OASPA Board Members are appointed via an annual election process and serve for a term of three years, playing a vital role in OASPA’s work to support and represent the interests of Open Access journal and book publishers globally. In the fifth of a series of interviews highlighting the important contributions of the Board, OASPA’s Events and Communications Coordinator, Leyla Williams, talked to Stuart Taylor, Publishing Director at the Royal Society. Stuart is OASPA’s newest Board Member, joining us last month.
Welcome to the OASPA Board, Stuart! What made you want to be part of the Board, and what are you most looking forward to in your new role?
I was keen to be a part of the Board because OASPA has in a unique place in the publishing world and the diversity of voices its Board represents is very important. There are also people on the Board with whom I work and who I respect.
I’m really looking forward to putting together the program for next year’s Conference on Open Access Scholarly Publishing (COASP) as the new conference chair.
How long have you been part of the publishing community, and how have you seen the open access landscape change in that time?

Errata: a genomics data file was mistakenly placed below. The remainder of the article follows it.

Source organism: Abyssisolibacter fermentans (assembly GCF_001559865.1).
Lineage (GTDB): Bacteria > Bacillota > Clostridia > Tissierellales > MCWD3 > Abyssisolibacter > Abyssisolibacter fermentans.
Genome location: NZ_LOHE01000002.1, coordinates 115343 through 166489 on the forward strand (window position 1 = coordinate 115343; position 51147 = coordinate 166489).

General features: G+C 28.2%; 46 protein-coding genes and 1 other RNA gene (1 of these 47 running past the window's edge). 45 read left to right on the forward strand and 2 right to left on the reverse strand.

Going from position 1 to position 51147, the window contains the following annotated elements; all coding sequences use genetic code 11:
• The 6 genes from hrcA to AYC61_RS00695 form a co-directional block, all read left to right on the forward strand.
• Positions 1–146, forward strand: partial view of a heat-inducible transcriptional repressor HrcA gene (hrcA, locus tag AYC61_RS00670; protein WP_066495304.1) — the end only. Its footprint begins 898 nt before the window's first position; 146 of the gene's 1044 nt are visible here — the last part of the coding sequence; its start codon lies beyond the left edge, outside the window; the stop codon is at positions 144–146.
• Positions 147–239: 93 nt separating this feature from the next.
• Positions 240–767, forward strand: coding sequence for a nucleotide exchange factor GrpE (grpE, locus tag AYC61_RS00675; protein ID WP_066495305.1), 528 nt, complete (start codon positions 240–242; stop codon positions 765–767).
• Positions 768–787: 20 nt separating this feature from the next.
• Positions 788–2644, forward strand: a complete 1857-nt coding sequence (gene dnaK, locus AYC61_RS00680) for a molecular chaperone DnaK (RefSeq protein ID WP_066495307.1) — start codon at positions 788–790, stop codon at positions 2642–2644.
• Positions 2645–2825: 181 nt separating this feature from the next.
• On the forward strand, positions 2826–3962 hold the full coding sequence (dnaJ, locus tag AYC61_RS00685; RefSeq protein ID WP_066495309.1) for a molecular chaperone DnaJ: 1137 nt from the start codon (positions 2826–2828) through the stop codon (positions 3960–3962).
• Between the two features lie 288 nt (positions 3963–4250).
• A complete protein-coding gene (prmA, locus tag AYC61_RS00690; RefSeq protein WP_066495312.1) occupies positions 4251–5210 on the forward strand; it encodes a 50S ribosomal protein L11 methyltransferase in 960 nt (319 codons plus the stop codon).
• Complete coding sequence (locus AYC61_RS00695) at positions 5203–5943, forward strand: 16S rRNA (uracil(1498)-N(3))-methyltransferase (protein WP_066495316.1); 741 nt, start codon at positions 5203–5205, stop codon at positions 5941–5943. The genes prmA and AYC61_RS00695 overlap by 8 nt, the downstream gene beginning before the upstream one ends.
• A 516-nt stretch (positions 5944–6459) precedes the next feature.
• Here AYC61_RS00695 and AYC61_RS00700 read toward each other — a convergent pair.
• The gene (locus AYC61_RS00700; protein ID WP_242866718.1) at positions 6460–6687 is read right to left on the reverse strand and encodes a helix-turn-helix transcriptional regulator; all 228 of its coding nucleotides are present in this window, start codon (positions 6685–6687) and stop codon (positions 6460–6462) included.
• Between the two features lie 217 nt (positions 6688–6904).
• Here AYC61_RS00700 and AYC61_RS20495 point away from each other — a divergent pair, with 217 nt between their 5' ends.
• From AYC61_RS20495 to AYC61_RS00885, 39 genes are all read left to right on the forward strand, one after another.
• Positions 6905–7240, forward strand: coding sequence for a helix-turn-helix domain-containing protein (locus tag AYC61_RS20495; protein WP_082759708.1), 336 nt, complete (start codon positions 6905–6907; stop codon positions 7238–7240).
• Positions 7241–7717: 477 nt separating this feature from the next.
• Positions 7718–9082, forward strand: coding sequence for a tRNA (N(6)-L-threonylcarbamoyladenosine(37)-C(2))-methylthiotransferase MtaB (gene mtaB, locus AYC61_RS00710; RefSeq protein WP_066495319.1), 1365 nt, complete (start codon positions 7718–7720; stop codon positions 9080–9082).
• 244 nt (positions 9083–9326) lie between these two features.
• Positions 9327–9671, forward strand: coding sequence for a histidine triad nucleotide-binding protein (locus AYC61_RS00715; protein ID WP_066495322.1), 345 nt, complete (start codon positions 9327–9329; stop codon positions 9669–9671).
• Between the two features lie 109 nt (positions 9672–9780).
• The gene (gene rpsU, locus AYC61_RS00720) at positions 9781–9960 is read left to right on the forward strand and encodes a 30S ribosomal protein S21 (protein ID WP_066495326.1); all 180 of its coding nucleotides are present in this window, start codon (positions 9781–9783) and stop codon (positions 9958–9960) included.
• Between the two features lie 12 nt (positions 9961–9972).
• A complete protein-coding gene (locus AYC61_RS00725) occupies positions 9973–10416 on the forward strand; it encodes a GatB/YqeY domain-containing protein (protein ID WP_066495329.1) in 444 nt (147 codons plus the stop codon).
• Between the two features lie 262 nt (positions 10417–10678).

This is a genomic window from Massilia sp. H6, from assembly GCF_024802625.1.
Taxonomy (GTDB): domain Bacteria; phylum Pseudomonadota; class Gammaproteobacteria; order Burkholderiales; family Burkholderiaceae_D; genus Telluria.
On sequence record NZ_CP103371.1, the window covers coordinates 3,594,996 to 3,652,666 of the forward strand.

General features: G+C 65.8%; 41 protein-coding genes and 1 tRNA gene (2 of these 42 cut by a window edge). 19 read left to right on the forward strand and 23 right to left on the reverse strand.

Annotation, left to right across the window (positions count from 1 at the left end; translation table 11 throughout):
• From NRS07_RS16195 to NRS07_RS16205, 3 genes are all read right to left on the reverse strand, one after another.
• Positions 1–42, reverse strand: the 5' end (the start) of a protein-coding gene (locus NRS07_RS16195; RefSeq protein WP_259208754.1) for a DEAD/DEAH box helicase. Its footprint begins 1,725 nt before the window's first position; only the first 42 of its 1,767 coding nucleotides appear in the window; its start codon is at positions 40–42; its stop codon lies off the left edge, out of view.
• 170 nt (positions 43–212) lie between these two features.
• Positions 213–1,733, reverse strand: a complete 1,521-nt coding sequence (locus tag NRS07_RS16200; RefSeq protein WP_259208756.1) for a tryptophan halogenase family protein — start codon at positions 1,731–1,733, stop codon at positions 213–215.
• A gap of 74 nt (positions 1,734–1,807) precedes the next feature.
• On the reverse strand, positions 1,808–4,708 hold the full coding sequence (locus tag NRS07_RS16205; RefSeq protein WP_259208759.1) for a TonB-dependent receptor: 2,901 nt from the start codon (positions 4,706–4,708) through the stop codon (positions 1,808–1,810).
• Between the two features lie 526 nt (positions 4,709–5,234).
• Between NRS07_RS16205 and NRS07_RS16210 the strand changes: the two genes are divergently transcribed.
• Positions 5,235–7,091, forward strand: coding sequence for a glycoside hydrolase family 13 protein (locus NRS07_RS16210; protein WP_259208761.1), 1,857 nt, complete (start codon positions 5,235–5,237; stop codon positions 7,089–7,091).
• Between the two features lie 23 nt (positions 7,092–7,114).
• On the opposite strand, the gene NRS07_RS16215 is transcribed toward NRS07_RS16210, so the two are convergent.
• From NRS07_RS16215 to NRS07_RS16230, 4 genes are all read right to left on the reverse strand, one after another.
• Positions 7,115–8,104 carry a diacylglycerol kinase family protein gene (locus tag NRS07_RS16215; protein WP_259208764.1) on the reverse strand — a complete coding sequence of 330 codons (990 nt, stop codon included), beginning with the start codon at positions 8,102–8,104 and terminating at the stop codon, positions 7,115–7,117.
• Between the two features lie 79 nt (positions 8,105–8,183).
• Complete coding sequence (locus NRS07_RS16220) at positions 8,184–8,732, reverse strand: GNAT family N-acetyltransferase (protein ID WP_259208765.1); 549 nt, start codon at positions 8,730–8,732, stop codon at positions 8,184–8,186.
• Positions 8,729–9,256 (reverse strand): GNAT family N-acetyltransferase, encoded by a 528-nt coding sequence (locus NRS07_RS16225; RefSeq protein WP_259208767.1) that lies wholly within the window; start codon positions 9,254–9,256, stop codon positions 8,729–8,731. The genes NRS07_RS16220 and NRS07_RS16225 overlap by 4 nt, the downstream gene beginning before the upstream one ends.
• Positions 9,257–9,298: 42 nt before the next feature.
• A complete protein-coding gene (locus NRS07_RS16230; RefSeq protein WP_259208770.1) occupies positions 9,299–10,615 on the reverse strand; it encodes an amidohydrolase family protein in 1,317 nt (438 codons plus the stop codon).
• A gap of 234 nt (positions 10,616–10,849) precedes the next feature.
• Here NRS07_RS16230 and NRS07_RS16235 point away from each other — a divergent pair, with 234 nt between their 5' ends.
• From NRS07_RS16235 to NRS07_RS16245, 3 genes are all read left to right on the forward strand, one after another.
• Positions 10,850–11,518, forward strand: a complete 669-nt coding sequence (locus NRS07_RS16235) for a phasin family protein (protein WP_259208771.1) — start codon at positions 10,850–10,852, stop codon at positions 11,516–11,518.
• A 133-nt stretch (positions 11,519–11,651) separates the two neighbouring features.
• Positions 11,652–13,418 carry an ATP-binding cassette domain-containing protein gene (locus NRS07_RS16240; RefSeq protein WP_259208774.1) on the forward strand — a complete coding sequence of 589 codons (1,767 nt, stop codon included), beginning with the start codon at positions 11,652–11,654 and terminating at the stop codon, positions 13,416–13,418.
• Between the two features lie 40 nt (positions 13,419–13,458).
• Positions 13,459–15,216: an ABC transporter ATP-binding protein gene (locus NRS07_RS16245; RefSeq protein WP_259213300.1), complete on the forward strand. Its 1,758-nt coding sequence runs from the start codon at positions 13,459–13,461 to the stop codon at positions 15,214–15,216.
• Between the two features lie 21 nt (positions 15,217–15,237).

This is my 30th year in publishing. I began in the commercial sector, in medical publishing. Back then, open access wasn’t a topic I was aware of at all and the concept of open access publishing hadn’t even been invented.
By the end of the 1990s, open access was being talked about more and more, but it was seen only as a threat to commercial companies like the one I was working for. Something to be fought or at least contained. After the millennium, publishers started to see that a new open access world might be inevitable and began to figure out what that might look like. There have been many positive changes since I started out. The most obvious one has been that virtually all scholarly journals are now online – which is, of course, what enables open access to become a reality. But we still face many challenges. Although early career scientists are often very enthusiastic about open science and open access, it is still quite low down the priority list of many researchers; at least, it isn’t reflected in the publishing choices they make (unless they are required to by their funder).
The Royal Society has a storied history of pioneering methods of communicating science to the public. What do you see is the relationship between The Royal Society’s origins to ‘improve natural knowledge’ in the 17th Century and the academy’s publishing initiatives today?
Our mission at the Royal Society is the same as it was when we were founded in the 1660s: To recognise, promote, and support excellence in science and to encourage the development and use of science for the benefit of humanity. Publishing was one of the very first things we did here. Just five years after we were founded, we launched the world’s first science journal, Philosophical Transactions, in 1665. Even back then we had a basic kind of open access; we would overprint and send copies of journals around the world to universities and other societies to spread knowledge.
Today, we are pressing ahead with several open science initiatives in our journals and in 2017, almost half of all our journal articles were published immediately open access with a CC-BY licence.